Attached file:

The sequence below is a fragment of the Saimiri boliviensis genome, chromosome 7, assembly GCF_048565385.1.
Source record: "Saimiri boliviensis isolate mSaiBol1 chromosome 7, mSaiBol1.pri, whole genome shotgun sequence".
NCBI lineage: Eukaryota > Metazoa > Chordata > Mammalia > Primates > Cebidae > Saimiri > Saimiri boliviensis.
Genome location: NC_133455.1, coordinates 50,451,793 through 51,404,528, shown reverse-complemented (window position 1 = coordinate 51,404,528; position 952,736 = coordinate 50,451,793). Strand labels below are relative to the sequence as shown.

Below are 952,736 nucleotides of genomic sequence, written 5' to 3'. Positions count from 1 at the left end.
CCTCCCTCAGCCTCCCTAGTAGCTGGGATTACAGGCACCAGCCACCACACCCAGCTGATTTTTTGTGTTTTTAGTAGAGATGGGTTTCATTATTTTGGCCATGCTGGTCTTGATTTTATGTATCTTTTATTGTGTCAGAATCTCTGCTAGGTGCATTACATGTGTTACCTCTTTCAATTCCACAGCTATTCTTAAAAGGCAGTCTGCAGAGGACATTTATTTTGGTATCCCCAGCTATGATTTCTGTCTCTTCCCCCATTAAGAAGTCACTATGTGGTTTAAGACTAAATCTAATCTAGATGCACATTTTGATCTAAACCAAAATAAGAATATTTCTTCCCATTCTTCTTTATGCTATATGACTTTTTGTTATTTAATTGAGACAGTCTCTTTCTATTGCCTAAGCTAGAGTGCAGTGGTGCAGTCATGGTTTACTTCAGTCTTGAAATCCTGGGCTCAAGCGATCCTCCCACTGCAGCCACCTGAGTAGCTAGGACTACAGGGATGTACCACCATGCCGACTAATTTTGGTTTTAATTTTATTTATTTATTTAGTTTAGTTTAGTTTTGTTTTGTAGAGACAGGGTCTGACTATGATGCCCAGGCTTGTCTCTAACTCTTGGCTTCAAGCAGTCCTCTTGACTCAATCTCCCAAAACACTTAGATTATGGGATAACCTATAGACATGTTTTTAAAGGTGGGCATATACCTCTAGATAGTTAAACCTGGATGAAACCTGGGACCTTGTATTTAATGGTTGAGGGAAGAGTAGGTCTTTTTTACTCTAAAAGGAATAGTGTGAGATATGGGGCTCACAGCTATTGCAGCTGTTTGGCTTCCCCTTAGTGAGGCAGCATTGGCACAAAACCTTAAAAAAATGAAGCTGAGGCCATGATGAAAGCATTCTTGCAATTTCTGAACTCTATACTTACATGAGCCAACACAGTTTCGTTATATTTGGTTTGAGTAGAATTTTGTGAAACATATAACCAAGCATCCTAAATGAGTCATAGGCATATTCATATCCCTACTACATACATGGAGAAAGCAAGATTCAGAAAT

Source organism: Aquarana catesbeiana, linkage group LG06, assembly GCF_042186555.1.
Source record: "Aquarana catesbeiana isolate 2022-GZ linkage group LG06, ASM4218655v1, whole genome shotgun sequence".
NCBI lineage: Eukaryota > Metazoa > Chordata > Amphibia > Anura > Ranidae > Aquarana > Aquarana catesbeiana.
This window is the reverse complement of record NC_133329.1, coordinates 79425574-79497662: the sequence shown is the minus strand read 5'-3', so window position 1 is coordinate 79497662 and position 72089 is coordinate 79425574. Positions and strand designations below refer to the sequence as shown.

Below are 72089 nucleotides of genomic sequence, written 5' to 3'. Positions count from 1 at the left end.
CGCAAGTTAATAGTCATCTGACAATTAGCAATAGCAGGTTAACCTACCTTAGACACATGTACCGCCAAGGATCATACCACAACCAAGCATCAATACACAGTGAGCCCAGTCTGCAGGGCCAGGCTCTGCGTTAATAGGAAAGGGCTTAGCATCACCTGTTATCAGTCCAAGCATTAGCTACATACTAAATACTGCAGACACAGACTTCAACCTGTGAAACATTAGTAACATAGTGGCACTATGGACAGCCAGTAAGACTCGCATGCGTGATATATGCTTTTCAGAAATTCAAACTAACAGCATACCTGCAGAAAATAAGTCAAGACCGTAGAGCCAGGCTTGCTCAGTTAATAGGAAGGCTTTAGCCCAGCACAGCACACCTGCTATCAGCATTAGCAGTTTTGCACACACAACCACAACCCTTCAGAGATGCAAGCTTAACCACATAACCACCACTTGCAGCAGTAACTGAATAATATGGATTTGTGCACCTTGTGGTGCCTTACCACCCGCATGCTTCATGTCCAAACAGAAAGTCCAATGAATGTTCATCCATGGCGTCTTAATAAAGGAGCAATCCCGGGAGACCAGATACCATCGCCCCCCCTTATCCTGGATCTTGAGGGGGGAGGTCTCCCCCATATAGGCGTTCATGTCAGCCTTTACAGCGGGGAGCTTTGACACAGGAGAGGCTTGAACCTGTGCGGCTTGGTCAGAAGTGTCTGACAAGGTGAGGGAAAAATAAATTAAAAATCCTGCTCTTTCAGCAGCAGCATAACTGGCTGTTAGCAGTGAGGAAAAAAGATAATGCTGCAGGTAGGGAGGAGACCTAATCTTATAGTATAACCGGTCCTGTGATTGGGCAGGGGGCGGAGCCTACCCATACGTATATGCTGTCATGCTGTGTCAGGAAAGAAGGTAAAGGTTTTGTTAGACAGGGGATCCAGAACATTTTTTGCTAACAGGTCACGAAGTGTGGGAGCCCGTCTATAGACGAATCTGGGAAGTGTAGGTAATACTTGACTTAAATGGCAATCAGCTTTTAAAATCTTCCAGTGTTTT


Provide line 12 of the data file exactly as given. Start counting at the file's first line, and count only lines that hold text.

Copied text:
CGCAAGTTAATAGTCATCTGACAATTAGCAATAGCAGGTTAACCTACCTTAGACACATGTACCGCCAAGGATCATACCACAACCAAGCATCAATACACAGTGAGCCCAGTCTGCAGGGCCAGGCTCTGCGTTAATAGGAAAGGGCTTAGCATCACCTGTTATCAGTCCAAGCATTAGCTACATACTAAATACTGCAGACACAGACTTCAACCTGTGAAACATTAGTAACATAGTGGCACTATGGACAGCCAGTAAGACTCGCATGCGTGATATATGCTTTTCAGAAATTCAAACTAACAGCATACCTGCAGAAAATAAGTCAAGACCGTAGAGCCAGGCTTGCTCAGTTAATAGGAAGGCTTTAGCCCAGCACAGCACACCTGCTATCAGCATTAGCAGTTTTGCACACACAACCACAACCCTTCAGAGATGCAAGCTTAACCACATAACCACCACTTGCAGCAGTAACTGAATAATATGGATTTGTGCACCTTGTGGTGCCTTACCACCCGCATGCTTCATGTCCAAACAGAAAGTCCAATGAATGTTCATCCATGGCGTCTTAATAAAGGAGCAATCCCGGGAGACCAGATACCATCGCCCCCCCTTATCCTGGATCTTGAGGGGGGAGGTCTCCCCCATATAGGCGTTCATGTCAGCCTTTACAGCGGGGAGCTTTGACACAGGAGAGGCTTGAACCTGTGCGGCTTGGTCAGAAGTGTCTGACAAGGTGAGGGAAAAATAAATTAAAAATCCTGCTCTTTCAGCAGCAGCATAACTGGCTGTTAGCAGTGAGGAAAAAAGATAATGCTGCAGGTAGGGAGGAGACCTAATCTTATAGTATAACCGGTCCTGTGATTGGGCAGGGGGCGGAGCCTACCCATACGTATATGCTGTCATGCTGTGTCAGGAAAGAAGGTAAAGGTTTTGTTAGACAGGGGATCCAGAACATTTTTTGCTAACAGGTCACGAAGTGTGGGAGCCCGTCTATAGACGAATCTGGGAAGTGTAGGTAATACTTGACTTAAATGGCAATCAGCTTTTAAAATCTTCCAGTGTTTT